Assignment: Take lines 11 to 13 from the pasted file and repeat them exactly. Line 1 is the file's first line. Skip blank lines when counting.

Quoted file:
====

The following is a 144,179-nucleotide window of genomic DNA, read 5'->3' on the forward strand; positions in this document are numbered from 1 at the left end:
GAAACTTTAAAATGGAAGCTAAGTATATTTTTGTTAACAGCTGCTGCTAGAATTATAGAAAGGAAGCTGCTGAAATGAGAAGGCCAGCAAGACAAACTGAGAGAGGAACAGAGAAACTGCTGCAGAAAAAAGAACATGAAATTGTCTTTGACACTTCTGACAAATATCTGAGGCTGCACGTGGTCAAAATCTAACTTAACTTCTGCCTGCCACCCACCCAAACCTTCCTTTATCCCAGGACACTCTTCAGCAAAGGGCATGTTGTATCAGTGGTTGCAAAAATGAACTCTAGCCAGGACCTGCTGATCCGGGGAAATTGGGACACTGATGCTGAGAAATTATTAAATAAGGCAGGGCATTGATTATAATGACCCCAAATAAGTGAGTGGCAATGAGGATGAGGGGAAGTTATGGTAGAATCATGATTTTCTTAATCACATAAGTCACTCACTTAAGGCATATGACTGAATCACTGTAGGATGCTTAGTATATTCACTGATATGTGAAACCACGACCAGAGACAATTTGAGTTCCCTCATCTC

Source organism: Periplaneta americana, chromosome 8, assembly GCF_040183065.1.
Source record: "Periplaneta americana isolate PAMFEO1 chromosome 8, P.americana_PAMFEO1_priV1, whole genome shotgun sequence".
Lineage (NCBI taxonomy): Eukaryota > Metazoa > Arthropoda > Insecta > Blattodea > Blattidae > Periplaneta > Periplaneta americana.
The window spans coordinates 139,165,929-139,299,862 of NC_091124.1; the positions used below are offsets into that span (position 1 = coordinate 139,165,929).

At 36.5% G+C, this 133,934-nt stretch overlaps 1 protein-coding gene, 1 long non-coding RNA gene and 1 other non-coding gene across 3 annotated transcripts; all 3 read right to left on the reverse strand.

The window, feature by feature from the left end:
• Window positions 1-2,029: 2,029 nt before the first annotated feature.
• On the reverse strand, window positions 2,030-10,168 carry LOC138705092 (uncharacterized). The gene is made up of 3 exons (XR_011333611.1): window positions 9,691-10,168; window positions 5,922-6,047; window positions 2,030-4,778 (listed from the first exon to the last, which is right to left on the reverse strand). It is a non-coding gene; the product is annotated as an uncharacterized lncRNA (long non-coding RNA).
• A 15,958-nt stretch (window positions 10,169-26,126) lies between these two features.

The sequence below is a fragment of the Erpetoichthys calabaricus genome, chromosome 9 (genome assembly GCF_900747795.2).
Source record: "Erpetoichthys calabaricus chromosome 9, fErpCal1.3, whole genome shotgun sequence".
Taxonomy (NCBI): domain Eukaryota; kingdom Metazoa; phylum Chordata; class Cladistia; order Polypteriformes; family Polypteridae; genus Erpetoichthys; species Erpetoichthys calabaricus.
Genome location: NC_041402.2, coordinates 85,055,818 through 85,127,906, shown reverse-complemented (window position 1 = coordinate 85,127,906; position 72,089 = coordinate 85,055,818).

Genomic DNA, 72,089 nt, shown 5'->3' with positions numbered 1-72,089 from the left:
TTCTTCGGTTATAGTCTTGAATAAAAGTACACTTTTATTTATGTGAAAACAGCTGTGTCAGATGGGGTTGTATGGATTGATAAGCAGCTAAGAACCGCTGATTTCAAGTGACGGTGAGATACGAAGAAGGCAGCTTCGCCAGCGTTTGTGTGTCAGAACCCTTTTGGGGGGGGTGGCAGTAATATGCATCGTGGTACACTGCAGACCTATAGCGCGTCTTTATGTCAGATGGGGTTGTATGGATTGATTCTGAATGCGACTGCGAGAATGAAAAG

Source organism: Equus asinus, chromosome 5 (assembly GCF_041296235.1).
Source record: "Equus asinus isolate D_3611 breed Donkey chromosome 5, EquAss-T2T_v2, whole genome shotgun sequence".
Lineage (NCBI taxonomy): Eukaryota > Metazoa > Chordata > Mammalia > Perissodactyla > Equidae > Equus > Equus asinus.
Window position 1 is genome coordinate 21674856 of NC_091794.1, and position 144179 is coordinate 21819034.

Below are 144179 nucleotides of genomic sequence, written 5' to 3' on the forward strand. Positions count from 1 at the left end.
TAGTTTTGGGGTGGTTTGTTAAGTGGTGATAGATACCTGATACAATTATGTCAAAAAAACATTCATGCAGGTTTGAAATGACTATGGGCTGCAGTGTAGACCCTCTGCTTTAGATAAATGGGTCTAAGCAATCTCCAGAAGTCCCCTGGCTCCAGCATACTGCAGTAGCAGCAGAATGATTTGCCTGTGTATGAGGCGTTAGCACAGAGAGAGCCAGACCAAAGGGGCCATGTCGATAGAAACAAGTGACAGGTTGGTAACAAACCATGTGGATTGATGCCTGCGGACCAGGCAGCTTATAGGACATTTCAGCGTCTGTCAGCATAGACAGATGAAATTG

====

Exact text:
• A 15,958-nt stretch (window positions 10,169-26,126) lies between these two features.

The sequence below is a fragment of the Erpetoichthys calabaricus genome, chromosome 9 (genome assembly GCF_900747795.2).
Source record: "Erpetoichthys calabaricus chromosome 9, fErpCal1.3, whole genome shotgun sequence".